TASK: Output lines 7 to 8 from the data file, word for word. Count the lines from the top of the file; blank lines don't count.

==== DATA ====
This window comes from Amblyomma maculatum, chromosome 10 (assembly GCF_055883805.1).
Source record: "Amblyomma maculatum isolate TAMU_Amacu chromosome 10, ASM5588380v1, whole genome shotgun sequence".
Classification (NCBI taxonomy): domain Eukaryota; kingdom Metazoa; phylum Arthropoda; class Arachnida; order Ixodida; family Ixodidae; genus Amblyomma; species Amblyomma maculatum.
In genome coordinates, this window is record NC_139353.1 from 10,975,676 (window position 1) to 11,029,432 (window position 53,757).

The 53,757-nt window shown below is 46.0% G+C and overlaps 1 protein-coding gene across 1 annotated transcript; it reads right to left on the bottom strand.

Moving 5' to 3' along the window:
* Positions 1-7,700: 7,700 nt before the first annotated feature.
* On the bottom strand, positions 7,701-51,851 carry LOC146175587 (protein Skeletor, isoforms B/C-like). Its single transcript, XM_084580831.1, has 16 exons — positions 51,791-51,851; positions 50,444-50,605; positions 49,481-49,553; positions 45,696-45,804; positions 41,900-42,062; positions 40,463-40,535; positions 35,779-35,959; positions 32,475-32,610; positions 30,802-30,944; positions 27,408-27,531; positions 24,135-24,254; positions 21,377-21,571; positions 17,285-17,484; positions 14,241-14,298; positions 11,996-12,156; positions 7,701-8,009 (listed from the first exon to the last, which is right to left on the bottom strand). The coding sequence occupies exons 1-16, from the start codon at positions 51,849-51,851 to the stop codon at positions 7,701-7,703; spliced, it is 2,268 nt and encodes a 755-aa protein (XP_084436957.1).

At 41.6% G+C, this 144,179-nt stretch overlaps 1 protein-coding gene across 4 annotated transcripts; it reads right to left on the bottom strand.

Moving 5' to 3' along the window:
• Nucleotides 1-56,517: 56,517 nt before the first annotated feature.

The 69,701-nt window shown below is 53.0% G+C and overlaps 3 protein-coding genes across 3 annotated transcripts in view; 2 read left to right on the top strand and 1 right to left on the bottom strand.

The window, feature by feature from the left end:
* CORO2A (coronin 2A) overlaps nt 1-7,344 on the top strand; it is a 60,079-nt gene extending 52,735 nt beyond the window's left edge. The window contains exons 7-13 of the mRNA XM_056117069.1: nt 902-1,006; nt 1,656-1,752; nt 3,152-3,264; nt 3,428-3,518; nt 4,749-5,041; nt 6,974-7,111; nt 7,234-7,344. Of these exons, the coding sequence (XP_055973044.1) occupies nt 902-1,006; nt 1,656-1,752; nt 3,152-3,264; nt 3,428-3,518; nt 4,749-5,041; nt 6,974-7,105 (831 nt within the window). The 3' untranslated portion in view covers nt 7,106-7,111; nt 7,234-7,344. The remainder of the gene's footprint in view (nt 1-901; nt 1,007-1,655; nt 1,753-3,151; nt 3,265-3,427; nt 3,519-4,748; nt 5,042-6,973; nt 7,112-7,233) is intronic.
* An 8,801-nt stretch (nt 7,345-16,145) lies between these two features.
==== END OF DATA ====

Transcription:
* Positions 1-7,700: 7,700 nt before the first annotated feature.
* On the bottom strand, positions 7,701-51,851 carry LOC146175587 (protein Skeletor, isoforms B/C-like). Its single transcript, XM_084580831.1, has 16 exons — positions 51,791-51,851; positions 50,444-50,605; positions 49,481-49,553; positions 45,696-45,804; positions 41,900-42,062; positions 40,463-40,535; positions 35,779-35,959; positions 32,475-32,610; positions 30,802-30,944; positions 27,408-27,531; positions 24,135-24,254; positions 21,377-21,571; positions 17,285-17,484; positions 14,241-14,298; positions 11,996-12,156; positions 7,701-8,009 (listed from the first exon to the last, which is right to left on the bottom strand). The coding sequence occupies exons 1-16, from the start codon at positions 51,849-51,851 to the stop codon at positions 7,701-7,703; spliced, it is 2,268 nt and encodes a 755-aa protein (XP_084436957.1).